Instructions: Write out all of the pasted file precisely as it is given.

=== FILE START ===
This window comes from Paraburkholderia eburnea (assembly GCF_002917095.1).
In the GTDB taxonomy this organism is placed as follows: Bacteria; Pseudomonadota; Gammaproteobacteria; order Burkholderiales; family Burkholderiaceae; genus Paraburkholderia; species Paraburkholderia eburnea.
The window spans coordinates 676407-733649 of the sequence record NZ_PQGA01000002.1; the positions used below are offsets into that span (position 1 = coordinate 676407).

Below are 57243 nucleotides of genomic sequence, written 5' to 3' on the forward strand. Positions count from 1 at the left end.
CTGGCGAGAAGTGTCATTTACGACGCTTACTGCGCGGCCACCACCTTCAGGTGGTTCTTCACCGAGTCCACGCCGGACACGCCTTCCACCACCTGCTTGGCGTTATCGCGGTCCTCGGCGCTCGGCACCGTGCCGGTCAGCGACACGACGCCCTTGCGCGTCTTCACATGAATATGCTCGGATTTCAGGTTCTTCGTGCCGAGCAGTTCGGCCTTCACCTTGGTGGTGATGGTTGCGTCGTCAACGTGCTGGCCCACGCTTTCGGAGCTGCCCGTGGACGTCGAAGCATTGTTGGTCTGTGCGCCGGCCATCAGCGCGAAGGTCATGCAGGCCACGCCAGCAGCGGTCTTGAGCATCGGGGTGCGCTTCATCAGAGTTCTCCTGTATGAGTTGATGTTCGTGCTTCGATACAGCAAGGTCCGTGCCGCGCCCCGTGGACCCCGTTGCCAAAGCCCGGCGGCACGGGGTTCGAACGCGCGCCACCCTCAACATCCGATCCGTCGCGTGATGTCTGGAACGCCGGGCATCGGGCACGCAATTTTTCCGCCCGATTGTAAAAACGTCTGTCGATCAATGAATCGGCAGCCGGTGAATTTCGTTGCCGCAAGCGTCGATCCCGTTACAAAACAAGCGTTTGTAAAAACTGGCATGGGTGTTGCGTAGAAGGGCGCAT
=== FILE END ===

This window comes from Paraburkholderia eburnea (assembly GCF_002917095.1).
In the GTDB taxonomy this organism is placed as follows: Bacteria; Pseudomonadota; Gammaproteobacteria; order Burkholderiales; family Burkholderiaceae; genus Paraburkholderia; species Paraburkholderia eburnea.
The window spans coordinates 676407-733649 of the sequence record NZ_PQGA01000002.1; the positions used below are offsets into that span (position 1 = coordinate 676407).

Below are 57243 nucleotides of genomic sequence, written 5' to 3' on the forward strand. Positions count from 1 at the left end.
CTGGCGAGAAGTGTCATTTACGACGCTTACTGCGCGGCCACCACCTTCAGGTGGTTCTTCACCGAGTCCACGCCGGACACGCCTTCCACCACCTGCTTGGCGTTATCGCGGTCCTCGGCGCTCGGCACCGTGCCGGTCAGCGACACGACGCCCTTGCGCGTCTTCACATGAATATGCTCGGATTTCAGGTTCTTCGTGCCGAGCAGTTCGGCCTTCACCTTGGTGGTGATGGTTGCGTCGTCAACGTGCTGGCCCACGCTTTCGGAGCTGCCCGTGGACGTCGAAGCATTGTTGGTCTGTGCGCCGGCCATCAGCGCGAAGGTCATGCAGGCCACGCCAGCAGCGGTCTTGAGCATCGGGGTGCGCTTCATCAGAGTTCTCCTGTATGAGTTGATGTTCGTGCTTCGATACAGCAAGGTCCGTGCCGCGCCCCGTGGACCCCGTTGCCAAAGCCCGGCGGCACGGGGTTCGAACGCGCGCCACCCTCAACATCCGATCCGTCGCGTGATGTCTGGAACGCCGGGCATCGGGCACGCAATTTTTCCGCCCGATTGTAAAAACGTCTGTCGATCAATGAATCGGCAGCCGGTGAATTTCGTTGCCGCAAGCGTCGATCCCGTTACAAAACAAGCGTTTGTAAAAACTGGCATGGGTGTTGCGTAGAAGGGCGCAT